Reliever Shawn Tolleson is looking to make an impact with the Dodgers after… (Patrick T. Fallon / Los Angeles…)
Reaching the major leagues is no walk in the park for even the most gifted of athletes, but for Dodgers pitcher Shawn Tolleson, the road was especially rocky.
Growing up in Dallas, Tolleson played travel baseball with current Dodgers starter Clayton Kershaw and Angels reliever Jordan Walden.
Among a trio of future major leaguers, it was Tolleson — not Kershaw, a 2011 Cy Young award winner — who was regarded as having the brightest future.
"Tolleson was actually one of the best pitchers I've ever seen coming up," Walden said. "He was an incredible pitcher."
The right-hander, however, suffered an elbow injury and underwent Tommy John surgery in high school, dealing his career a significant blow.
"It was tough. It took me a couple years before I got back and was pitching like before," Tolleson said.
While Kershaw, his best friend, went on to sign with the Dodgers for $2.3 million out of high school, Tolleson labored through a college baseball career at Baylor. When he was drafted in the 30th round in 2010, he signed on for $20,000.
Tolleson made up for lost time by ascending through the Dodgers' ranks, passing through four levels in the minor leagues in a little more than a calendar year before finally getting the call to the majors June 4.
"It was kind of a long road to get here, but I never lost sight of where I was going," said Tolleson, the Dodgers' 2011 minor league pitcher of the year.
Tolleson made a strong impression on the Dodgers brass by posting a 1.35 earned-run average while striking out 178 and walking only 28 in 120 minor league innings.
"He's had a tougher road than most getting up here," Kershaw said. "The type of person he is, he's a competitor and he just loves baseball. He's a lot of fun to be around."
Tolleson walked both batters he faced in his major league debut and allowed a run in one inning Sunday, though bouncing back should be second nature for a player who has overcome so much.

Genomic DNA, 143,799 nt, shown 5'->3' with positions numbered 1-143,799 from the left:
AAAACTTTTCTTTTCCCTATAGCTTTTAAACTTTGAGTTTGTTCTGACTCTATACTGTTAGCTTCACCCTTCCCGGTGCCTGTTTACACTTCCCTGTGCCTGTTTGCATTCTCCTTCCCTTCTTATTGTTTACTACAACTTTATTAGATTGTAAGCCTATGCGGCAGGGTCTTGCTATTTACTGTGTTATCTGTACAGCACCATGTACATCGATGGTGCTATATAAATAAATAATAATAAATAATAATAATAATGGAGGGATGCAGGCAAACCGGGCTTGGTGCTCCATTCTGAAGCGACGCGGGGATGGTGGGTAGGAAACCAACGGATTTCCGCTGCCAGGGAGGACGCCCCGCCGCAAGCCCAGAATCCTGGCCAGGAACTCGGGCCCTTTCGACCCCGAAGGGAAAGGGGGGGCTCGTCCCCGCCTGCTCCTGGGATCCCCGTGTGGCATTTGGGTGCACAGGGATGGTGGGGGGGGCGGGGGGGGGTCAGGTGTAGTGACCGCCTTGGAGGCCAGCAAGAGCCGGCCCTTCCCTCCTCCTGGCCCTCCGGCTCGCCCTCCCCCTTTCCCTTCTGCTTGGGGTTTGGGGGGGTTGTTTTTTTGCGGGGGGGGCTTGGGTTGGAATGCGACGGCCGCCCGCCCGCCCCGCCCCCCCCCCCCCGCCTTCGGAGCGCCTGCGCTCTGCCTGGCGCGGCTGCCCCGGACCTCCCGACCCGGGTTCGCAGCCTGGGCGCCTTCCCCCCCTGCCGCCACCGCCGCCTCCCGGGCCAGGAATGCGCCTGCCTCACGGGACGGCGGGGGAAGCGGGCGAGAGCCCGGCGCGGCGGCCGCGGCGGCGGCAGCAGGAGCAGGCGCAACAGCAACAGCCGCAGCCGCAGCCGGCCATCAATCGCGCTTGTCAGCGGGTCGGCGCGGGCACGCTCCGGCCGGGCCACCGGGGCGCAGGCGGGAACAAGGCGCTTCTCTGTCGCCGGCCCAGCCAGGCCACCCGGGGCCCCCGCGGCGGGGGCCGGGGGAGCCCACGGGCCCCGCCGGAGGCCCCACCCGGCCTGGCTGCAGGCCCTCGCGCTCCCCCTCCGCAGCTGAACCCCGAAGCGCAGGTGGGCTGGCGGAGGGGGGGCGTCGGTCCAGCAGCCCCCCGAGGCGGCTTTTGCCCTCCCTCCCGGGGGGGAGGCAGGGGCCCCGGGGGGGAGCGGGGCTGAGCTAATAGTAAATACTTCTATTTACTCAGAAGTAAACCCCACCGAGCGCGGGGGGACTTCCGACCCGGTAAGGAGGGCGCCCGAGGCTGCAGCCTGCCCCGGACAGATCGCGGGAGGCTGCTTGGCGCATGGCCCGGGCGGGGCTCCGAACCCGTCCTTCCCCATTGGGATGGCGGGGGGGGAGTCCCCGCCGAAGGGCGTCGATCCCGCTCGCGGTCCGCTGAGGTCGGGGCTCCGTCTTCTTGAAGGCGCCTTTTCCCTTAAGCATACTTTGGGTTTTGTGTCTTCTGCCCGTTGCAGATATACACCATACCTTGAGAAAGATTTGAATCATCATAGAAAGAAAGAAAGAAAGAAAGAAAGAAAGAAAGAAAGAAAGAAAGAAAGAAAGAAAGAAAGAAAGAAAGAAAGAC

"I just have to go out there and show them what I can do and get three outs or however many outs they ask me to get," Tolleson said. "That's my job, to go out there and not worry about what's happened in the past."
Dodgers pitching coach Rick Honeycutt said Tolleson simply needs to trust his repertoire and attack the strike zone to be successful.
"It's part of their growing process," he said. "Every time out isn't going to be perfect, so you have to keep battling. He made a nice adjustment the other day. He gave up a couple hits and came back and had a couple strikeouts."
It doesn't hurt to have a member of your wedding party nearby for advice, either.
"It's nice to have Kershaw as someone I'm real comfortable with," Tolleson said. "He showed me the ropes and the ins and outs of the big leagues, so that's been good."
As Tolleson has learned along the way, sometimes it's the journey that can make the destination that much more satisfying.
"It feels great right now," he said. "This is definitely the place to play, so I'm going to go out there and perform the best that I can."